Call Me Stephanie

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Maybe you haven’t heard about the latest visual and verbal contrivance that has been bestowed upon us by the meme lords?

If not, White Boy Summer, has been making an appearance on my news feed, especially popular amongst the disenfranchised right of center males.  It is mostly in fun, a poke at the color tribe obsessed, that started with a post by Chet Hanx, and has since evolved into a sort of pushback campaign against divisive identity politics with some actual white supremacist types joining in on the action.  It is mostly just the typical alt-right silliness the feeds off far-left identity politics outrage.  

As for myself, I’m still principled enough, in my opposition to color identity politics, to not to join in.  No, that’s not at all to say I’m any better than those less idealistic and more open to this kind of humor.  However, I can’t help but believe this is exactly what far-left fringe elements of the political spectrum had in mind when they started to affix “white” or “black” to various terms.  Even as a joke it is reinforcing of their divisive narratives.

The Identity Politics Dilemma

That feedback loop is the insidious part of identity politics and tribalism.  When one group of people starts to gang up, then others need to do the same or risk fighting a mob alone.  A person doesn’t have to care one bit about skin color to not want to be the next Reginald Denny, a man beaten by four strangers because they hated people who looked like him.  So we go down this spiral of increasing mistrust and polarization often leading to an escalation of hostilities.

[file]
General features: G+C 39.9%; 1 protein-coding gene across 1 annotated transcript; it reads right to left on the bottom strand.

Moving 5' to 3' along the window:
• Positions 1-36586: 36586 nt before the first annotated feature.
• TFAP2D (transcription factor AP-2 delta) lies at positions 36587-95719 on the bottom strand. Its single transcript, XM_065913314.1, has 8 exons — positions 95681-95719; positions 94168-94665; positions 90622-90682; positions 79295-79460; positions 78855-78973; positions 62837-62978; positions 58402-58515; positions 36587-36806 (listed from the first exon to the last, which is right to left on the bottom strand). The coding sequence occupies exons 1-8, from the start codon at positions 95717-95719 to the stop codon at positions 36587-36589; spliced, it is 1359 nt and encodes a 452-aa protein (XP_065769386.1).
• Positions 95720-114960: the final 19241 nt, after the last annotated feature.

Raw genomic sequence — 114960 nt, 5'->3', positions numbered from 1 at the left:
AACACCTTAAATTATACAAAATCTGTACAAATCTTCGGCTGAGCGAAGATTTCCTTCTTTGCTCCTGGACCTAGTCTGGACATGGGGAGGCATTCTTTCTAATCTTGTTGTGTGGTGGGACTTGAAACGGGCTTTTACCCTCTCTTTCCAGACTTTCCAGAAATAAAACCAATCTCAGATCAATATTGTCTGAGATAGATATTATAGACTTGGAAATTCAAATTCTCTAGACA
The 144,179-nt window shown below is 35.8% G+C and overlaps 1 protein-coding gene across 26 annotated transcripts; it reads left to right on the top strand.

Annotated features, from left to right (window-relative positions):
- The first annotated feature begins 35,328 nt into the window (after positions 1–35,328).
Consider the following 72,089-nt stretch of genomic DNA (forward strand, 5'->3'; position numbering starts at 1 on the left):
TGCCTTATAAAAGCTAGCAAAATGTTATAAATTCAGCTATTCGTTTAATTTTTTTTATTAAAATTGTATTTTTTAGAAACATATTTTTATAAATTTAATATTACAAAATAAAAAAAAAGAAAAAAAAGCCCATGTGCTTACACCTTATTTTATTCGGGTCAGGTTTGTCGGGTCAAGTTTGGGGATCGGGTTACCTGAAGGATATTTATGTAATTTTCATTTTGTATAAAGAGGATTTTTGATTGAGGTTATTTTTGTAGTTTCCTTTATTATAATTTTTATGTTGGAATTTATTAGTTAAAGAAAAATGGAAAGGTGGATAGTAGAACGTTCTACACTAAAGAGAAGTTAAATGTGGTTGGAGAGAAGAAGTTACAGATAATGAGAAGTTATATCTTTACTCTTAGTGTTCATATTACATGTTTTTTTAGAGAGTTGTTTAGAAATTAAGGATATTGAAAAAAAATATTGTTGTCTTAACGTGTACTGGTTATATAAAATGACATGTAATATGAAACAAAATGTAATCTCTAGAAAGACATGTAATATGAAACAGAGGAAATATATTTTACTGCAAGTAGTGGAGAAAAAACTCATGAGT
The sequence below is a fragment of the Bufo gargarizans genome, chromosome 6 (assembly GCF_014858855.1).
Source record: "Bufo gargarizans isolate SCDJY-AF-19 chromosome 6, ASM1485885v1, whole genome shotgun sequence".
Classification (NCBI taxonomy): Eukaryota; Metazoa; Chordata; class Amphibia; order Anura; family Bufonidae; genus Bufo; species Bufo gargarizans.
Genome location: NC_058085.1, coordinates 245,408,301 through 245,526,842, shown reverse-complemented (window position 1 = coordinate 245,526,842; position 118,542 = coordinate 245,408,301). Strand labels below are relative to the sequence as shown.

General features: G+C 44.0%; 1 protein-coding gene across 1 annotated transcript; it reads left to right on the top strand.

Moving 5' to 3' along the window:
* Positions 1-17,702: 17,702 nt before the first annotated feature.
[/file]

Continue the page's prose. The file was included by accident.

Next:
In my own life time I’ve watched the tension grow between ‘white’ and ‘black’ people.  It feels as if we have taken steps back, more people see relations deteriorating, most likely due largely to the intentionally divisive framing of news stories, and yet perception becomes reality as we react to this by being more conscious of color.  Those who push racial or other identity division do it cynically, as part of their divide and conquer strategy, winding the two sides up to play them off each other while they use the ensuring chaos to take more power.

White and black should not be identities.  It is superficial.  It confuses culture with color and goes directly against everything gained in the Civil Rights era.  I’m sorry, but a person only needs to be the slightest bit aware and marginally intelligent to realize that there are vast differences between individuals in these too generalized color categories.  As someone born into the working class and a small religious subculture, I probably have more in common with most racial minorities than I do the American mainstream.

Call Me Stephanie 

Stephanie is a wonderfully energetic and comedic person.  She’s the receptionist and all around badass, in heels, employee for the place where I go for physical therapy and friend.  Being my inquisitive self, knowing that she’s a cool person who laughs about her love for fried chicken, I had to ask her a little about what it is like for her (as a black woman) growing up in rural Pennsylvania.